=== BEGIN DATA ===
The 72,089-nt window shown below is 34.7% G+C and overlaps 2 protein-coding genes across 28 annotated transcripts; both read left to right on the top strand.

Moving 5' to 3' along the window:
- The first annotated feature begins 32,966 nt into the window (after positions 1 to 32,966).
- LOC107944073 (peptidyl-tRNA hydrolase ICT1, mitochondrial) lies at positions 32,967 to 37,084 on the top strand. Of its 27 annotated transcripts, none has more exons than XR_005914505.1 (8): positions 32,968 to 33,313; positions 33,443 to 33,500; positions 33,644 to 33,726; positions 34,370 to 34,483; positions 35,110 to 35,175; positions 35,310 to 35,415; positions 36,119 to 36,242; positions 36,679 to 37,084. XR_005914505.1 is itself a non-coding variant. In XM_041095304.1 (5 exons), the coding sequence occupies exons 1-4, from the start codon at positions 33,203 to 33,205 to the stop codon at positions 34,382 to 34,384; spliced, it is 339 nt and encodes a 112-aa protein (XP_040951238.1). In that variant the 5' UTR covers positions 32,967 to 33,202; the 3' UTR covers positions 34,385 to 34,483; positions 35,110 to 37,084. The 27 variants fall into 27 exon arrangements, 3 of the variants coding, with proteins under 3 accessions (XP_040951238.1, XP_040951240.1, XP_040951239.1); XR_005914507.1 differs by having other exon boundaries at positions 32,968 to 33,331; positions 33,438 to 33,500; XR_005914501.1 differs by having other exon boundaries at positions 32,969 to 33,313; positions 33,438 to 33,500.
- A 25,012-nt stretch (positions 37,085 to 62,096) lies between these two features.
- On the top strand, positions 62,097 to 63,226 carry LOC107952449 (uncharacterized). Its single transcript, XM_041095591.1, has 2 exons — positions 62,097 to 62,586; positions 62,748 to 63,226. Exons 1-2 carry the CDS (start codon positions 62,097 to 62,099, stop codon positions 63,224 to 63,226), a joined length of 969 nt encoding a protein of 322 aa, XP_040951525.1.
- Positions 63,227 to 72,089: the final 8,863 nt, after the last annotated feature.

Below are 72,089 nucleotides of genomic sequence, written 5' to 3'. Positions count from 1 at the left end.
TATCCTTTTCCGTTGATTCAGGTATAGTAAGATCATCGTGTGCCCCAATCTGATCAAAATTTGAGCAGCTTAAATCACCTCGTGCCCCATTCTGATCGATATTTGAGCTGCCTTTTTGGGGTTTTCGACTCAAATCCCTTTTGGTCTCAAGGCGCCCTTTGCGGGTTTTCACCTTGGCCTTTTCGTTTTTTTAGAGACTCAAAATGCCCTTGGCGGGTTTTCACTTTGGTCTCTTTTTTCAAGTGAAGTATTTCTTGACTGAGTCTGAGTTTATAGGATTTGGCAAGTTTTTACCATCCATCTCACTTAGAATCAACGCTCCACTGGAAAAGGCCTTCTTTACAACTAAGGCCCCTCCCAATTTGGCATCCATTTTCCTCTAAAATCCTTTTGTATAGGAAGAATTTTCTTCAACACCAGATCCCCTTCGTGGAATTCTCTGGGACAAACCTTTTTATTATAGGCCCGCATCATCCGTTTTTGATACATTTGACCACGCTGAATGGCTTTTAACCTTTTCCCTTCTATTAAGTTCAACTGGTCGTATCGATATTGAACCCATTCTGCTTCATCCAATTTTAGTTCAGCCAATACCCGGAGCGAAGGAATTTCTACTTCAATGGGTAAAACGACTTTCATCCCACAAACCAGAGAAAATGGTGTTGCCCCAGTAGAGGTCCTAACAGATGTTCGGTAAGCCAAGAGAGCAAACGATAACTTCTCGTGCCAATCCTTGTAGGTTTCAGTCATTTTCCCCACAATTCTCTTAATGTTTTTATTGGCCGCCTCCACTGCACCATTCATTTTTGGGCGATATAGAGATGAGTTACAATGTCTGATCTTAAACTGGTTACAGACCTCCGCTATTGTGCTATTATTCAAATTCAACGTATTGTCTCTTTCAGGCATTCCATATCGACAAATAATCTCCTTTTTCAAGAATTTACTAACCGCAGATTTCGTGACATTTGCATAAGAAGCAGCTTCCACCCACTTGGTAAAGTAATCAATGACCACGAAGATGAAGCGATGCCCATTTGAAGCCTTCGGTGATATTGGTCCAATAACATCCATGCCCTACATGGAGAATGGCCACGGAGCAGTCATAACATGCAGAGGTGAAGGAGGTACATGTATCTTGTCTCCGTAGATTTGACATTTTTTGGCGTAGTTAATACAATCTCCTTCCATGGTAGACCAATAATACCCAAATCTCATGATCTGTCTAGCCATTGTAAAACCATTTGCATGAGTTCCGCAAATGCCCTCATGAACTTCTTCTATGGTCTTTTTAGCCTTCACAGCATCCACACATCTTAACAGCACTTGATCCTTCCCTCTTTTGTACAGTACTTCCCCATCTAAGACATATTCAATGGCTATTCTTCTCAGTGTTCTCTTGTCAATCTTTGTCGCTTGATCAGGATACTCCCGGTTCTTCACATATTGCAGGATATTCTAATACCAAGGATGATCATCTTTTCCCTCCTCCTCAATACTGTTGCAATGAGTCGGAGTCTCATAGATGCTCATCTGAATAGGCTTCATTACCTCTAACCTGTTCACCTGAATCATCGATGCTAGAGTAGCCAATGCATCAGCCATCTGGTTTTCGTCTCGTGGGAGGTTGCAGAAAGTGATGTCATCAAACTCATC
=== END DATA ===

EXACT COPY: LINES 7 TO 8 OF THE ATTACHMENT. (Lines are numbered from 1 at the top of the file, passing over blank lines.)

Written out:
- Positions 63,227 to 72,089: the final 8,863 nt, after the last annotated feature.

Below are 72,089 nucleotides of genomic sequence, written 5' to 3'. Positions count from 1 at the left end.